Taking a nostalgic moment during these early morning ramblings my mind takes me back over the 48
years in the sport to many events, some good, some bad, the ones not to be missed and those
relegated to the “never ever again” box!

Having achieved the magic age of 16 life took on a new meaning after all those years of
accompanying Father to “Club Night” at the Barham Village Hall where all things motorcycling were
discussed over much coffee and many games of snooker. Countless weekends of trudging up
muddy hills to view sections with the old man as he completed his duties as an ACU Steward would
soon be coming to fruition!

So now as a fully fledged member of the said club, I too, can join in all the fun of the upcoming trials
season.The Barham MCC ran grass tracks during the summer months, a hill climb for cars and
bikes in the autumn and then into trials all winter long with its own AC & D Arter trial in January, the
annual Mutton Lancer’s Open to Center in November and a group trial for the East Kent Trials
Combine (EKTC). We also had our own practice area called Jumping Downs where on any Saturday
the hopeful would be out trying to get that “edge” fine tuned for the weekend’s event.

From early October until May a trials rider in my area could guarantee an event every weekend within
50 miles of your doorstep with entries up to 200 in Open to Center events and around the 120 mark for
the Combines…… and so it was! Our EKTC had many clubs; Ashford, Barham, Birchington, Folkestone,
Rochester, Sittingbourne and Tenterden as I remember. These events were perfect for the beginner as
they were divided into two classes, Expert and Novice. Awards were given for obviously the Winner, the
various engine capacities and the Best Novice. Within each sector there were also First Class and
Second Class awards to the next 10% of finishers in Experts and Novices. Single line section for
everybody so clearly if the Experts finished in single digits the Novices would be up there in the 40’s to
60’s but at least you got to see how it was done as we were all jumbled up in the entry. If you were lucky
enough you could ride round with one or two of the accredited Experts of the day and see how they did it.
Names that come to mind were Gordon Farley on his Comerford’s Cub, Murray Brush (Brusher)  also
Cub mounted, guest appearances from Brownie Usher (complete with collar and tie) my Uncle, Tom
Arter, Mick Waller and other big banger expert  Aussie Haywood who used to whip my knuckles with an
ash twig if my fingers ever strayed towards that clutch thing!

A couple of pathetic attempts at the “game” on the Triumph Bushman quickly showed what needed to
be done and as soon as cousin Tom got his New Greeves I was aboard the his old Greeves Scottish
with it’s Villiers 9E engine and monstrous exhaust system. With 197cc’s of raw power I was set to take
on the World !

Ready to take on the World !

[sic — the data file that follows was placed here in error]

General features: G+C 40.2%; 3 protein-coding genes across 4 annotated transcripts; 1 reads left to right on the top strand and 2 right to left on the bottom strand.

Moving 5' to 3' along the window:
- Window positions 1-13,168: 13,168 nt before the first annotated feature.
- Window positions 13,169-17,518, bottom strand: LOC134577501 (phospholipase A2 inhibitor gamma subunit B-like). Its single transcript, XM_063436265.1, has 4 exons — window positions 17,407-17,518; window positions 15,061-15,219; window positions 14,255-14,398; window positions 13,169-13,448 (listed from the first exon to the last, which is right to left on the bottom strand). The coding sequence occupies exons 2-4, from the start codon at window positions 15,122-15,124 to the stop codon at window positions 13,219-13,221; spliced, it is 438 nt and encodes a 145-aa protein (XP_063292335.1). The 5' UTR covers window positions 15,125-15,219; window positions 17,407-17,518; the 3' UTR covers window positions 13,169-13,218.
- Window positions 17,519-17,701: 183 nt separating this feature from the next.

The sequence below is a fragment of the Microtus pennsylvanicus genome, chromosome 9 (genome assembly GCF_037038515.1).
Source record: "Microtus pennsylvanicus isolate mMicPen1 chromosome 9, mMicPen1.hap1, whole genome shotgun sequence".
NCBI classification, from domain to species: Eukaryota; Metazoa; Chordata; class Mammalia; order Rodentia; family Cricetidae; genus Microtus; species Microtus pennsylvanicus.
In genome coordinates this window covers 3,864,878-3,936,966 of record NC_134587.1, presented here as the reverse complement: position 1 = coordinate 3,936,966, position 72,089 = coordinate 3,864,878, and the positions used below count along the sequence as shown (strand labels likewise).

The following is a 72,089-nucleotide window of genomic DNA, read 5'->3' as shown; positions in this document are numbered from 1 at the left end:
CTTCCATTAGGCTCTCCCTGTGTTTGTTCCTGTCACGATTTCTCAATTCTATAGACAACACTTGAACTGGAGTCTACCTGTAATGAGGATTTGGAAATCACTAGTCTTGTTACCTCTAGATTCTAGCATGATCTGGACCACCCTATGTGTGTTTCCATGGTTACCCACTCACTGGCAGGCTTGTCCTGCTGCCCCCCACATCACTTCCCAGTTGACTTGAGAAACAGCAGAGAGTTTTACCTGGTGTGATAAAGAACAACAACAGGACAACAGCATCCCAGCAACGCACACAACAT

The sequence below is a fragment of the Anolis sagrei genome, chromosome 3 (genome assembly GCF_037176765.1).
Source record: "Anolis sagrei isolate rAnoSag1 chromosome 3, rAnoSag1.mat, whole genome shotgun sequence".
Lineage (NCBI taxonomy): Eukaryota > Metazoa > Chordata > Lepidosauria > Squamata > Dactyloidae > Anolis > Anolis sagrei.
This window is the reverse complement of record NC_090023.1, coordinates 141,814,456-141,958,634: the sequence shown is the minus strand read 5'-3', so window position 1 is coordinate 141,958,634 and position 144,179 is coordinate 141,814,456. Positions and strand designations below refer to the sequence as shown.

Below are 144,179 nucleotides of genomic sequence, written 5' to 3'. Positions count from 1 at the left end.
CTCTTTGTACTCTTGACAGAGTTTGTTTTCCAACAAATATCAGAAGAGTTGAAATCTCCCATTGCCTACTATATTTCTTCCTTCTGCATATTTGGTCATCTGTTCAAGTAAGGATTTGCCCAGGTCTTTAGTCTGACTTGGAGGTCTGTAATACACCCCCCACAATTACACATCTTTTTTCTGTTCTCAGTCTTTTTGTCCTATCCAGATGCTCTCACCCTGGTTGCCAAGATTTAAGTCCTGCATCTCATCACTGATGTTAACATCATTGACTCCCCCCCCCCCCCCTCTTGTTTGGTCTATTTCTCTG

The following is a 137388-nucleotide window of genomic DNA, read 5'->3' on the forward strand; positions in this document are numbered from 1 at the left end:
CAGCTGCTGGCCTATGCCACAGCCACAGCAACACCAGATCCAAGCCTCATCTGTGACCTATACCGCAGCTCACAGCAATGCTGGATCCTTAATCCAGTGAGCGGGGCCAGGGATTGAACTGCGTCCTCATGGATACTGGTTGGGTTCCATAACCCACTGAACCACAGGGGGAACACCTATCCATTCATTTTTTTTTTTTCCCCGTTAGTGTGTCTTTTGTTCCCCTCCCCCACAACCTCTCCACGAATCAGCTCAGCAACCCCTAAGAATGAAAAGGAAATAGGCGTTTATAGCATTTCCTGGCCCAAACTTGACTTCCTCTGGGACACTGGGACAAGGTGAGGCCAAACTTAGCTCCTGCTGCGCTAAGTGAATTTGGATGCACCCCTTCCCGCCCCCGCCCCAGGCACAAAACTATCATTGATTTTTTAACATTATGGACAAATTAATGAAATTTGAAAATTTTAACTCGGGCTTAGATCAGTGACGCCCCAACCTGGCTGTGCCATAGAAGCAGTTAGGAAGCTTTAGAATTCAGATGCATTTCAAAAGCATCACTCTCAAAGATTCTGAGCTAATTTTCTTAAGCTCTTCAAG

Trials being trials you are going to have to do your apprenticeship and for some this can take forever,
others may be more gifted and achieve results quicker, but  trials more often comes down to some
basics; Experience, balance, throttle control and technique.

Well in no time I won my Best Novice at the Folkestone Combine in 1963 and was immediately
booted up stairs into the Expert’s division. I also managed a clean sweep in the Club’s AC & D Arter
Trial winning the Overall, and Best Novice. So now time to do it all again until achieving my first
Second Class Experts award. Other than my own club of Barham my favorite Combine event was
always at Tenterden with tons of mud and deep ditches to wiggle along.

16, and a Clean Sweep in the AC & D Arter trials

February 1964 and my first Second Class Experts !

Out on the bigger Open to Center events, again the Mutton Lancer’s was always right up there as it was
a good excuse to come home for the weekend from whichever RAF base I was on during my Aircrew
Training. Another perk of being in the Armed Forces was a little known obscure rule whereby you could
turn up at an event and enter on the day under some Queen’s Regulation that the ACU endorsed.

Back from an overseas tour in Cyprus and now armed with the Montesa I could go more a less
anywhere I wanted with the RAF providing  me with a van and driver. Too many trials to remember as
favorites but I enjoyed riding in the West Country and also had a great time in the Midlands riding at
Bewdley and the very friendly Wolverly club’s events on Saturday afternoons.

Then it was time to go to the Olympics of Trials Riding……… the Scottish Six Days! So 1970 and I’m
entered under the RAF banner with team mates John Hambrook and Dick Clears. A voyage into the
unknown but what fun ? Once you have been there you are sucked in forever and your whole life
revolves around this week long event. All the advice, the memories, the mind games and trying to keep
yourself in check and no matter the conditions finish the event at all costs!  1970,71 and 72 were clean
sweeps for the RAF picking up the John Bull Trophy and in my case a hat trick on the RA Castle Trophy
as well. More SSDT’s from 74-78 and three more wins of that John Bull made the Scottish one of my
all time favorite trials. There is No equal.

My third Scottish (1972) on the Bultaco

The 1974 Scottish with the Yamaha

During the 70’s Geoff Chandler persuaded me to do the Nationals with him and for the most part it was
like being a Novice all over again. The two events that stand out as being enjoyable were the Bemrose
and the Perce Simon. I liked the Bemrose as the sections were very much like Scotland and I reveled
in the Perce Simon as it was bottomless mud and right up my street! The great thing about riding the
Nationals was that despite being an “also ran” your riding improved in leaps and bounds and on return
to the normal Open to Center  I found myself finishing way up the order and beating some of my trials
riding idols.

The Services Trial at Weaver’s Down was always a favorite and one that I usually rode well as it was
in April and was the last shake down event on the new bike of the year prior to leaving for Scotland.

The “Services Trial” Weavers Down Hampshire

Other favorites of that era were all the Police Federation 2 Day events that were a rip roaring hoot both
in the field and afterwards at the Police Clubhouses. Very fond memories here with some great long
time friends and long distance motorcyclists namely the Met Team of Dave Hobbs, Dave Randall and
the unstoppable Dennis Glover.

Of course there were many other highlights riding in the Lincoln area with my great friend and